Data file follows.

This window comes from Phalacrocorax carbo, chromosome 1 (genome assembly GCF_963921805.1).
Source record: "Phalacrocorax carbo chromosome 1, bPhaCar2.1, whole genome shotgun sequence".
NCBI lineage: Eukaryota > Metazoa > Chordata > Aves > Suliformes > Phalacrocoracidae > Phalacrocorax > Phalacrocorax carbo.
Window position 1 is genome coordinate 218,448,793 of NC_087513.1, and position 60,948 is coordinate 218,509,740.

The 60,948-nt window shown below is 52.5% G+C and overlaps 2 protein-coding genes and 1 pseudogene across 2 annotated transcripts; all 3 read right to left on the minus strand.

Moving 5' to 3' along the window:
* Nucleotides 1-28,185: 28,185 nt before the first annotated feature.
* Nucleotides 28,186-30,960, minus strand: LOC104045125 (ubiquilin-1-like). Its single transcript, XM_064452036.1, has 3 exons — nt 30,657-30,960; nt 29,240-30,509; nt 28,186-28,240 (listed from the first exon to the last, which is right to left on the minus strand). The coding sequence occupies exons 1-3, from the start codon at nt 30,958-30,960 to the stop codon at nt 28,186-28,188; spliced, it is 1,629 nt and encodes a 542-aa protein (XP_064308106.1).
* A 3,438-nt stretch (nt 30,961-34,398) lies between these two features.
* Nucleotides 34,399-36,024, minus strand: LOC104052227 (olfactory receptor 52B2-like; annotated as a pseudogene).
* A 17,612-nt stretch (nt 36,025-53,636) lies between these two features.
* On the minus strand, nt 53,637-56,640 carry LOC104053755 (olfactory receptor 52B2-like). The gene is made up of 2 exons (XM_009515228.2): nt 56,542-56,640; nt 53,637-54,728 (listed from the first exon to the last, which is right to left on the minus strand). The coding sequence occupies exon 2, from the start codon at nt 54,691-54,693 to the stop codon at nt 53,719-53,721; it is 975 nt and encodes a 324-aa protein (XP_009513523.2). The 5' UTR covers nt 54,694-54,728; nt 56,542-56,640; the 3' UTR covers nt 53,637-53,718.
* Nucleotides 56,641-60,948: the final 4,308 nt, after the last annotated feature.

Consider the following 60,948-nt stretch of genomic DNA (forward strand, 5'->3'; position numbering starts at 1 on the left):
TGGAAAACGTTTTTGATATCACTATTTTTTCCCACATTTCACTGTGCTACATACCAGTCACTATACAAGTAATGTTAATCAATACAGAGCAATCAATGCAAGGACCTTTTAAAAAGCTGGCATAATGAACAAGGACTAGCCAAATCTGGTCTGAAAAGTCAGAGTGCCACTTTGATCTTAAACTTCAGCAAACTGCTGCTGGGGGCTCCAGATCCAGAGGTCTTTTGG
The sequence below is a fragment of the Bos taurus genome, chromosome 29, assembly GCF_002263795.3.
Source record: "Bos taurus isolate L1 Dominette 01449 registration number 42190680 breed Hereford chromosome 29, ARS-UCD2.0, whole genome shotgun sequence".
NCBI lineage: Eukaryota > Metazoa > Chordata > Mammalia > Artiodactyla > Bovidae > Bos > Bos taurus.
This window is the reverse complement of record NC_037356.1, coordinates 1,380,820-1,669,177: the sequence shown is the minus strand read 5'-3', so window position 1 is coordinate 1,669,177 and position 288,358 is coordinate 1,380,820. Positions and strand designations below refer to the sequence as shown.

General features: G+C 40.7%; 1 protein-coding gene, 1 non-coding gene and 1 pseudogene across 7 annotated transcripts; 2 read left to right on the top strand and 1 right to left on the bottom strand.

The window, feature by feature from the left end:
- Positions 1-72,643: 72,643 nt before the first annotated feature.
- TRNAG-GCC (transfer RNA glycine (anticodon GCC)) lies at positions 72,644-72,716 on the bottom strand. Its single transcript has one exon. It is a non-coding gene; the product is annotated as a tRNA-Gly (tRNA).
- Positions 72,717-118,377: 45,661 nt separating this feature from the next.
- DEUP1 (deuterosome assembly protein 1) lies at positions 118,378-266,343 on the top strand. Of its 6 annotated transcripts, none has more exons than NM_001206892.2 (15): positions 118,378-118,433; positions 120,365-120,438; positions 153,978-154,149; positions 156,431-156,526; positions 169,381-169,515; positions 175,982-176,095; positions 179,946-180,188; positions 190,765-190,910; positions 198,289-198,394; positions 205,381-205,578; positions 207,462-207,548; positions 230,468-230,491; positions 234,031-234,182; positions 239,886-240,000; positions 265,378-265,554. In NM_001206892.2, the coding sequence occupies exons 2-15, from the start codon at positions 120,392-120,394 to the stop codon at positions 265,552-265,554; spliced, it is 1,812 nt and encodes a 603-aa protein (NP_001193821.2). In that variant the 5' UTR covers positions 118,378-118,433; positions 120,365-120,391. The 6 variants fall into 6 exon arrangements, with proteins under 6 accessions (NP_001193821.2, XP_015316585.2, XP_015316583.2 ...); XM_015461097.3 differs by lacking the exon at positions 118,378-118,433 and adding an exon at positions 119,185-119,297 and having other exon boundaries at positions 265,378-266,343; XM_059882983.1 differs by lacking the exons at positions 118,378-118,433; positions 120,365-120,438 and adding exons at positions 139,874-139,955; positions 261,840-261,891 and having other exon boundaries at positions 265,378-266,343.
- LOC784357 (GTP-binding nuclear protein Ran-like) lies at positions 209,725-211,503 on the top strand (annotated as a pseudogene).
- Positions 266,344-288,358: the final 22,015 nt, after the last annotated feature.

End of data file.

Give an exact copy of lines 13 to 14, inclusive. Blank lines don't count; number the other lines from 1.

* Nucleotides 56,641-60,948: the final 4,308 nt, after the last annotated feature.

Consider the following 60,948-nt stretch of genomic DNA (forward strand, 5'->3'; position numbering starts at 1 on the left):